• Transactions NOT eligible for same-day activity
    • IAT’s
    • Individual transactions over $25,000

Phase One: Effective September 23, 2016

  • ACH Credits ONLY
  • Two new same-day processing windows in addition to current processing times
    • Submission deadline 10:30am ET, settlement 1:00pm ET
    • Submission deadline 2:45pm ET, settlement 5:00pm ET
  • Funds availability requirement
    • RDFI’s MUST provide funds to receivers by end of processing day

Effective Entry Date Requirements

  • Identified by using the current day’s date in the Effective Entry Date field in the Company/Batch Header Record
  • Example: Transactions originated on Monday, October 10 that are intended for same-day processing and settlement must have an Effective Date of “161010” in the appropriate field and be submitted to an ACH Operator no later than 2:45pm ET
  • Originated entries MUST meet the submission deadline for same-day ACH processing noted above
    • Same Day Entry Fees apply (currently 5.2 cents per originated same-day entry)
  • Additional optional same-day identification can be used for verification between the ODFI and Originator using the Company Descriptive Date as “SDHHMM”. SD denotes same-day processing intention and “HHMM” denotes either 1:00pm or 5:00 pm.  Ex: SD1300 or THIS IDENTIFICATION METHOD WILL NOT BE RECOGNIZED BY THE ACH OPERATOR.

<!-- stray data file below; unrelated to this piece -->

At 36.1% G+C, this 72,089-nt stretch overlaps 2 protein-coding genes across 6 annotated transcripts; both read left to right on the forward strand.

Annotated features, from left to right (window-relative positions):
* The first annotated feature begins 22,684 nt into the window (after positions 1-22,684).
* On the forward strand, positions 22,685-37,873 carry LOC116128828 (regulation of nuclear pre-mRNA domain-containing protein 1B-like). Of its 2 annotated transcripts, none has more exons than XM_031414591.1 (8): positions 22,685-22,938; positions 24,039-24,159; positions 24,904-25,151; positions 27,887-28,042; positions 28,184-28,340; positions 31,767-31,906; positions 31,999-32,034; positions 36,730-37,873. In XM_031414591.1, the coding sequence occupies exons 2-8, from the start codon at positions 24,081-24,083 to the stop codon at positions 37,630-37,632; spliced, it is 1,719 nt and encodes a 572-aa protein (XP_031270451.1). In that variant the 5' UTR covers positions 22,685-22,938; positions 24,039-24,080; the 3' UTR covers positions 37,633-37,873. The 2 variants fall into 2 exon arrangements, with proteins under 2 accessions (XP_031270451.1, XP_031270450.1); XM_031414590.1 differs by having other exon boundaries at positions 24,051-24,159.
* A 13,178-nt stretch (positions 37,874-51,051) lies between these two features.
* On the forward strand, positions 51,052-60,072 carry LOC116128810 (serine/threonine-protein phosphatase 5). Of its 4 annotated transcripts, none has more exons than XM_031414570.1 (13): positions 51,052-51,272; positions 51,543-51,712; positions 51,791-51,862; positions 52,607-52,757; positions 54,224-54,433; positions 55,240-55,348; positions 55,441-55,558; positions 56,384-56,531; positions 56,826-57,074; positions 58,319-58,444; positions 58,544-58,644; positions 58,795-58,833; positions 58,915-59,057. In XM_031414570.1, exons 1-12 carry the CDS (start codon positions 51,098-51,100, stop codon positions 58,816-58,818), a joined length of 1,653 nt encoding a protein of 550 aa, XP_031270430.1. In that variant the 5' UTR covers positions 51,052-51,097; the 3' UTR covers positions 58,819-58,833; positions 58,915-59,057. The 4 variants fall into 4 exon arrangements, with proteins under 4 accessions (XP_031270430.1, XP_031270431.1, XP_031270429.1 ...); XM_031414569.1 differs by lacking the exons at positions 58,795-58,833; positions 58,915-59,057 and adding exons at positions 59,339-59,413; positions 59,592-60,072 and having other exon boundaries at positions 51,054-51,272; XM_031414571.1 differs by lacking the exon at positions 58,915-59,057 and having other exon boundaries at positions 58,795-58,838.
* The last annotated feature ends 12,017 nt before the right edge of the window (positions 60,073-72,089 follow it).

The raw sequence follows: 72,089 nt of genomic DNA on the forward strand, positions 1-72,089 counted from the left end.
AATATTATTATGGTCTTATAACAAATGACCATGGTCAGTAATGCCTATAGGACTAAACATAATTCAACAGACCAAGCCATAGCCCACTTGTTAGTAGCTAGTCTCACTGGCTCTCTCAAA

Return Entry Processing

  • Same-day processing of return entries is at the discretion of the RDFI, even if the return was a same-day entry
  • Same-day return entries are exempt from the same-day entry fee
  • Return rules DO NOT CHANGE
    • A return entry must be processed in such time that it is made available to the ODFI no later than the opening of business on the second banking day following the settlement date of the original entry